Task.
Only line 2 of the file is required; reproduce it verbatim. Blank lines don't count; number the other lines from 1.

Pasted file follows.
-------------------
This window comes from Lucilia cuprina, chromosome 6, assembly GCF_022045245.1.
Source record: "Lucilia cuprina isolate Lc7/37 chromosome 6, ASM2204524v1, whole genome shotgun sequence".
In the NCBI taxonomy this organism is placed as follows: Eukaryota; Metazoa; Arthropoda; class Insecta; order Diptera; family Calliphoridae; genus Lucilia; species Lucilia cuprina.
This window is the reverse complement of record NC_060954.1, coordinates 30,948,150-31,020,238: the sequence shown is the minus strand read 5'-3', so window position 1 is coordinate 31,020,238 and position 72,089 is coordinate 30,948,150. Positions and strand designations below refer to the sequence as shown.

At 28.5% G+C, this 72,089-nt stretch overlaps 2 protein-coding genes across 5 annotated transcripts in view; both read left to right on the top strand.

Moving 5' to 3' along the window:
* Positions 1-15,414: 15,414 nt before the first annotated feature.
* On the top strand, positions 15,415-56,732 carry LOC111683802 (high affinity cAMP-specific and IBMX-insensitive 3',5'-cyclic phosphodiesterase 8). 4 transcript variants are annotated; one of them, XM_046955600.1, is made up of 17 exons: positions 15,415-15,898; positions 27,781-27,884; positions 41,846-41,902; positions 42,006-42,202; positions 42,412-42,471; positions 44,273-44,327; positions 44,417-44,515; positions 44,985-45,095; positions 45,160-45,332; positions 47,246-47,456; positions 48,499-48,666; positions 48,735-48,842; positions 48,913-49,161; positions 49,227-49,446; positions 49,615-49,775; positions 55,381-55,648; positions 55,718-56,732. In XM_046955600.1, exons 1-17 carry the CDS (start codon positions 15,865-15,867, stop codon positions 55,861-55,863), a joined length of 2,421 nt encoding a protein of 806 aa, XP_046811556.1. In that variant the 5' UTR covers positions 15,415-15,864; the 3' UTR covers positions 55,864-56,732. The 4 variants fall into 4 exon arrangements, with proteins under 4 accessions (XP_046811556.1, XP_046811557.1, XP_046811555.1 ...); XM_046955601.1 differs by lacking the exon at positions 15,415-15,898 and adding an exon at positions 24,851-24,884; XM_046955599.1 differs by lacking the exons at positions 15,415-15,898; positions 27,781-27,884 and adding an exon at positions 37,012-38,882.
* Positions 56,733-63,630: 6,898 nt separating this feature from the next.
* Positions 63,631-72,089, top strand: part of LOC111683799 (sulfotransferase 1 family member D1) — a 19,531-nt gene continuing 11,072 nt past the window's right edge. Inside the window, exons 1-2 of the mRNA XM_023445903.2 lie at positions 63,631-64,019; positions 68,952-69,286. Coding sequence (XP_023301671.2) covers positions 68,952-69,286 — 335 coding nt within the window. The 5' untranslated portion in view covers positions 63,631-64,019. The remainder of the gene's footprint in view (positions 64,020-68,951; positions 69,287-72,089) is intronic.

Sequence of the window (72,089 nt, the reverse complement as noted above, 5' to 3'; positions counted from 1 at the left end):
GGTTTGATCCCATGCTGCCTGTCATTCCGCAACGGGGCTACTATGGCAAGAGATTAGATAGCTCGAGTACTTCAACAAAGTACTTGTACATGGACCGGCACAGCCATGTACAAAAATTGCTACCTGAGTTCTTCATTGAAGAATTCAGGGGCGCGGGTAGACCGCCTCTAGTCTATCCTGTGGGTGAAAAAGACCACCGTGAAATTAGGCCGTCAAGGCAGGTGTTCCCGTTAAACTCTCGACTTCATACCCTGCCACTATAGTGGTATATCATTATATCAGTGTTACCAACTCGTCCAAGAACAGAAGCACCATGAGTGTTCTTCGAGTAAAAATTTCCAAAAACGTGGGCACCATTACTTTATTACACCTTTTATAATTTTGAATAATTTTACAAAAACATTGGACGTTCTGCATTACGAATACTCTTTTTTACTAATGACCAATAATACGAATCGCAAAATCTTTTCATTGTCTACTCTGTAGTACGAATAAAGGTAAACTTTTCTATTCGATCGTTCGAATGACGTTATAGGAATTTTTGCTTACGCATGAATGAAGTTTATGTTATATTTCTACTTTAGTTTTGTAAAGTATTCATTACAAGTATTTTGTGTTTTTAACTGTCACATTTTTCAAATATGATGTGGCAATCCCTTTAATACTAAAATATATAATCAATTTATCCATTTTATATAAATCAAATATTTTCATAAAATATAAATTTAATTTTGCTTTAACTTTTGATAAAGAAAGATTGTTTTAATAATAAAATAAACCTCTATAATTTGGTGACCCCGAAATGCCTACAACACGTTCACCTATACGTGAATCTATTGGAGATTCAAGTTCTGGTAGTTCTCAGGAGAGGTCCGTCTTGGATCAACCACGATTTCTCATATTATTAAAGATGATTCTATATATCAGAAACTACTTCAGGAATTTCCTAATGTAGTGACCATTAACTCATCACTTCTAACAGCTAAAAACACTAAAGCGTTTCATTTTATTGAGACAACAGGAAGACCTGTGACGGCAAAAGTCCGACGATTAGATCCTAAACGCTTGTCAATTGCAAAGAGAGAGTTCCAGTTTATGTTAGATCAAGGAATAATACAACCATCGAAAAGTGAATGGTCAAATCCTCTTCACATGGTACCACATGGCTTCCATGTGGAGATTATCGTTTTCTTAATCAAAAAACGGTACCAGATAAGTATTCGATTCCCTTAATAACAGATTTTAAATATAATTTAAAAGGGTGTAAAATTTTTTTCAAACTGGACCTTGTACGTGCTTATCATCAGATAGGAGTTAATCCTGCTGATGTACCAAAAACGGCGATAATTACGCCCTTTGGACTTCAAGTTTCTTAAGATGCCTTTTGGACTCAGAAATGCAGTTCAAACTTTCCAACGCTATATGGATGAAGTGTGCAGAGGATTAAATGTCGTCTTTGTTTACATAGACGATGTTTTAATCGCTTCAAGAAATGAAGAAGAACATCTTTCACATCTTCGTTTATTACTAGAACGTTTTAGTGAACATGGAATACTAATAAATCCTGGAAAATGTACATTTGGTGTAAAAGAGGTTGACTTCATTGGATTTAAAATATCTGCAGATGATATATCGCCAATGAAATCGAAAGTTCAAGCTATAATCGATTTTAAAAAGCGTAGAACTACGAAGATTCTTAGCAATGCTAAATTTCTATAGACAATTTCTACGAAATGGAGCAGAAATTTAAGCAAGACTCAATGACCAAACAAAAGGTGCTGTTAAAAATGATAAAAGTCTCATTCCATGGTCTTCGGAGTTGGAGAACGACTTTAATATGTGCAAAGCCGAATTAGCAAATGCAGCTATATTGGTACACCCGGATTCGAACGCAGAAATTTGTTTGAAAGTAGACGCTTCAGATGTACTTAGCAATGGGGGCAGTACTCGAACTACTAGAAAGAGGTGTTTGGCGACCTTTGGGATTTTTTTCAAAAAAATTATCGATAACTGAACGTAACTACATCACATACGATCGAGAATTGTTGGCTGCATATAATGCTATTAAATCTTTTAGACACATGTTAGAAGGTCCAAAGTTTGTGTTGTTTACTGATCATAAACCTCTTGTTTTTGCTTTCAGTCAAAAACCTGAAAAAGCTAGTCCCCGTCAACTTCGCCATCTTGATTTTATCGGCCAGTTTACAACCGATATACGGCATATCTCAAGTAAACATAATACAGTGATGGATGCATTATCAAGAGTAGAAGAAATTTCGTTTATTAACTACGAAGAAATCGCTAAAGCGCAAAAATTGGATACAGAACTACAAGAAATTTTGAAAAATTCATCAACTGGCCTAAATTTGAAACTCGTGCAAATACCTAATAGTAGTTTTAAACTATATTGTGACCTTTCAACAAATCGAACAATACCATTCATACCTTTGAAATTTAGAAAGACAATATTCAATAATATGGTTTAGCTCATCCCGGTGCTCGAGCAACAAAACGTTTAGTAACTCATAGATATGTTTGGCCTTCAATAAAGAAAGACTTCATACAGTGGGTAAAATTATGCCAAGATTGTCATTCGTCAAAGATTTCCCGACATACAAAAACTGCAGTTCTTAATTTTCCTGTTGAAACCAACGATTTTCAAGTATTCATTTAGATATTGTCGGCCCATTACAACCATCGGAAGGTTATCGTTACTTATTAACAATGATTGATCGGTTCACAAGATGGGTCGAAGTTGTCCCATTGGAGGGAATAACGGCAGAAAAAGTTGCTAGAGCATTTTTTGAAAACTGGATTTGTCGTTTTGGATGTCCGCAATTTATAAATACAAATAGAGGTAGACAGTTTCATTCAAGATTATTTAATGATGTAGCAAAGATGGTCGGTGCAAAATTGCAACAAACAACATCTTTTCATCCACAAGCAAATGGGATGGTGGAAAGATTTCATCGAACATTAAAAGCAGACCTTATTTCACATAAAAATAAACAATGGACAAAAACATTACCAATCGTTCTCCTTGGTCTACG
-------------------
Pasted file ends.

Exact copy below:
Source record: "Lucilia cuprina isolate Lc7/37 chromosome 6, ASM2204524v1, whole genome shotgun sequence".